An engaging if not startling leitmotif pictured within the film was the retaliatory ritual killing in which two tribes, the Dani and their neighboring rivals, had participated for generations. The Dani, who strongly identified with birds, engaged in a one-on-one homicide with rivals both in battle, or by stealth killing, in no-man’s land. This eye-for-an-eye vindictiveness, which precipitated group celebration in one camp concurrent to group grieving in the other camp, served as both visceral centerpiece and symbol for unrelieved human aggression.
Thus Gardner’s film pushed not only beyond the scientific to the poetic, but also to the philosophical and psychological: contemplation of “the other” might lead to awareness and perhaps analysis of the “self” and society. Indeed in Making Dead Birds and elsewhere Gardner has said that he wished to invite audiences to find a mirror in his films by which to contemplate self and the human condition.
The previously untold back story for the film’s origin includes Gardner’s initial conversations with anthropologists and Dutch government officials; his funding success with the Rockefeller, Norman, and Werner-Gren Foundations, Harvard’s Peabody Museum (which publishes this book) and the Netherlands New Guinea Government; and the advice he received from a diverse entourage which included field anthropologists, Christian missionaries, and Margaret Mead.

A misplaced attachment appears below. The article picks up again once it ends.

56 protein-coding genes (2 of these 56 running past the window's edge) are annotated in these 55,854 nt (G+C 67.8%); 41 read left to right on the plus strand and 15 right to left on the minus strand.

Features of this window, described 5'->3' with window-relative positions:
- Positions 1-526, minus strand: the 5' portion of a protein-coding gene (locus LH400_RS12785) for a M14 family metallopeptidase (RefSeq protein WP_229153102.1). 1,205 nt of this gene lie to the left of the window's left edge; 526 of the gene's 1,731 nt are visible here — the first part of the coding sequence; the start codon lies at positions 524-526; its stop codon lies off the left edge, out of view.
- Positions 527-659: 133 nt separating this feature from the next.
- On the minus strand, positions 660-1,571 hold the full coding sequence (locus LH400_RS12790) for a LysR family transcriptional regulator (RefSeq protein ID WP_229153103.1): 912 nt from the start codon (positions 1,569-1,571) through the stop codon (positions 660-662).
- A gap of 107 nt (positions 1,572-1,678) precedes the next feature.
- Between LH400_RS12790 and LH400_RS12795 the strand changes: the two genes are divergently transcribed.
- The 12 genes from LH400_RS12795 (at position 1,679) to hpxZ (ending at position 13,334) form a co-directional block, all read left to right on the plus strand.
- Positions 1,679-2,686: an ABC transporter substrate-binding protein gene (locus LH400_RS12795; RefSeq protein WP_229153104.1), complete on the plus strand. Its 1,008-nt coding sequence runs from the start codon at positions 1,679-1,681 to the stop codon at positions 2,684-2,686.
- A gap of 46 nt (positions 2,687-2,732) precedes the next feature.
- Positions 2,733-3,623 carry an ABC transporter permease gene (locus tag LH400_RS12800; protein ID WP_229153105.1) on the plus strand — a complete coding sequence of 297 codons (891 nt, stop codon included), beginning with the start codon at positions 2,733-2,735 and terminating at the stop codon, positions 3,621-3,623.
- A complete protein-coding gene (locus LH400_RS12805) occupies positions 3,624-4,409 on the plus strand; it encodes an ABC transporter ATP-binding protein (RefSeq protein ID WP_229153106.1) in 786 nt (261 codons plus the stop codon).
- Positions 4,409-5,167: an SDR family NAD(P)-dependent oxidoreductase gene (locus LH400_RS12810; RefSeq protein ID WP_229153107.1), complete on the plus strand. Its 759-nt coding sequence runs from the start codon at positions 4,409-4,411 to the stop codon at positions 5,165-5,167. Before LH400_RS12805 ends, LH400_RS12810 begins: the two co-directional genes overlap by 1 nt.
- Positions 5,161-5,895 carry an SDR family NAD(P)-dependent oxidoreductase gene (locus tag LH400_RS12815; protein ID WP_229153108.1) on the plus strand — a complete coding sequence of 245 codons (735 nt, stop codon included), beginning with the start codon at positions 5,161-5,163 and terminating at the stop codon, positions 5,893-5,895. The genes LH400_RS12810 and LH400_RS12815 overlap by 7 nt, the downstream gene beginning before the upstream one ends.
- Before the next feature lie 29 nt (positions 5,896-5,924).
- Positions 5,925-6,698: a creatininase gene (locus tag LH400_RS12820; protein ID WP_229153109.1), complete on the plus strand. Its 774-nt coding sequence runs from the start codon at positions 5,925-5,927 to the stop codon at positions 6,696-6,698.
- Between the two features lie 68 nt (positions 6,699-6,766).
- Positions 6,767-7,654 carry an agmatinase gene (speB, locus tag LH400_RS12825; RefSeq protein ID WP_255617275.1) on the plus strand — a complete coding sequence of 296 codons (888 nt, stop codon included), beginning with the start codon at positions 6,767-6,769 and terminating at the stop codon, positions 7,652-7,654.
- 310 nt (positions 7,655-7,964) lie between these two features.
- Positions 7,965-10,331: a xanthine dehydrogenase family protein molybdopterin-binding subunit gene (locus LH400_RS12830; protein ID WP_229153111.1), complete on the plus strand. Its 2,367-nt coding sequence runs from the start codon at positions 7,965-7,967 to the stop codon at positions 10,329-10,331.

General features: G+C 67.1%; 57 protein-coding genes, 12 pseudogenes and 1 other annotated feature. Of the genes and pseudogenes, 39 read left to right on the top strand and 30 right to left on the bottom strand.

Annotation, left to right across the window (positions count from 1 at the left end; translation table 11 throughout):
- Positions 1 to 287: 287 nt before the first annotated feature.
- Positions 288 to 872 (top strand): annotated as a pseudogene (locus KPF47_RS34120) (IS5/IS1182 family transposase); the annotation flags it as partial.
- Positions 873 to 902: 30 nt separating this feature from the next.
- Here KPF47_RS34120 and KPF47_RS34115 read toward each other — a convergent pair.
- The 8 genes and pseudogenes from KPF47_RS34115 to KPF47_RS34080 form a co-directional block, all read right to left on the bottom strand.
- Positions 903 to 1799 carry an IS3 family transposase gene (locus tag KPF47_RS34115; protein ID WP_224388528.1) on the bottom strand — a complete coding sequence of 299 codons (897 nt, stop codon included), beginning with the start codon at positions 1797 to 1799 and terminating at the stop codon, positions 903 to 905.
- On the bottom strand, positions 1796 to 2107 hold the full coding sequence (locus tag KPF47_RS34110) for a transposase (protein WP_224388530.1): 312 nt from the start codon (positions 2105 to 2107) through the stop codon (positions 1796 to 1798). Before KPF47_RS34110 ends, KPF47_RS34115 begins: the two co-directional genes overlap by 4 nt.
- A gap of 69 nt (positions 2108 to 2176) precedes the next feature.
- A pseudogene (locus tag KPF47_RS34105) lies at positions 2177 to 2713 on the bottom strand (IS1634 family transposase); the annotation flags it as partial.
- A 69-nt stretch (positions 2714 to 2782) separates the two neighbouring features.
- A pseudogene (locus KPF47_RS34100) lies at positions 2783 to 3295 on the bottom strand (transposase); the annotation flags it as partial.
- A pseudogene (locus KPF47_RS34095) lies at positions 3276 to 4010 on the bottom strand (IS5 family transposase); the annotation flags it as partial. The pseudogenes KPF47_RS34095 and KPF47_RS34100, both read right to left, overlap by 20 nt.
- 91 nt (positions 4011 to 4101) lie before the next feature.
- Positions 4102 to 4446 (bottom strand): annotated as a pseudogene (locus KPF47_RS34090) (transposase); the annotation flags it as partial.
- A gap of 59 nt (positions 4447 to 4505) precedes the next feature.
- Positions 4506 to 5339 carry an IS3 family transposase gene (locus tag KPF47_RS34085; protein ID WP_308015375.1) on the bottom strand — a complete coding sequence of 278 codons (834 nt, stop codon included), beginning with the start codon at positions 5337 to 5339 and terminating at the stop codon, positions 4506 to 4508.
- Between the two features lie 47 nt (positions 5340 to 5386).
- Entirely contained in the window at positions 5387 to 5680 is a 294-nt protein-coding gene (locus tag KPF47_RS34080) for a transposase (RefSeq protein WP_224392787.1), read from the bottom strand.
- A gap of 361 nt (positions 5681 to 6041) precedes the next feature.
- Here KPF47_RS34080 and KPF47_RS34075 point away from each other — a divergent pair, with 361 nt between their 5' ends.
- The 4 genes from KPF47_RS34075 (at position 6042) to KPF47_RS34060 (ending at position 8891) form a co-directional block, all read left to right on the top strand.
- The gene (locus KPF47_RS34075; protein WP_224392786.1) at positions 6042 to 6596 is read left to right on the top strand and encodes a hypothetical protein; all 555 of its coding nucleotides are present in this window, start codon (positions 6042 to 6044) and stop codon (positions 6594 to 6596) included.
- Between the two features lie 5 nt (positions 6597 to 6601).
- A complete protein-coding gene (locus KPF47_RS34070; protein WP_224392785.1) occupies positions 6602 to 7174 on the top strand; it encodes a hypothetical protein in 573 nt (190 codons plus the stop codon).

After Gardner and his crew arrived in New Guinea, we read of their worst moments—fighting insects, illness, misunderstanding, marshes, and “shooting blind”—to their best moments of documenting again and again authentic acts and peoples only vaguely known beyond their own valley. When later describing postproduction at Harvard, Gardner reminds us of the intense needlepoint required in pre-Steenbeck, splice-by-splice editing via multiple Bell and Howell viewers inspected concurrently.
Thus we witness both the deconstruction and reconstruction of an eighty-seven-minute color film from soup to nuts. Gardner, however, stops his narrative after mentioning major awards received at documentary film festivals such as the Florence Film Festival. Describing the film’s full impact upon classrooms, field work, audiences, film festivals, and the minds of peers and future filmmakers might easily double the book’s length.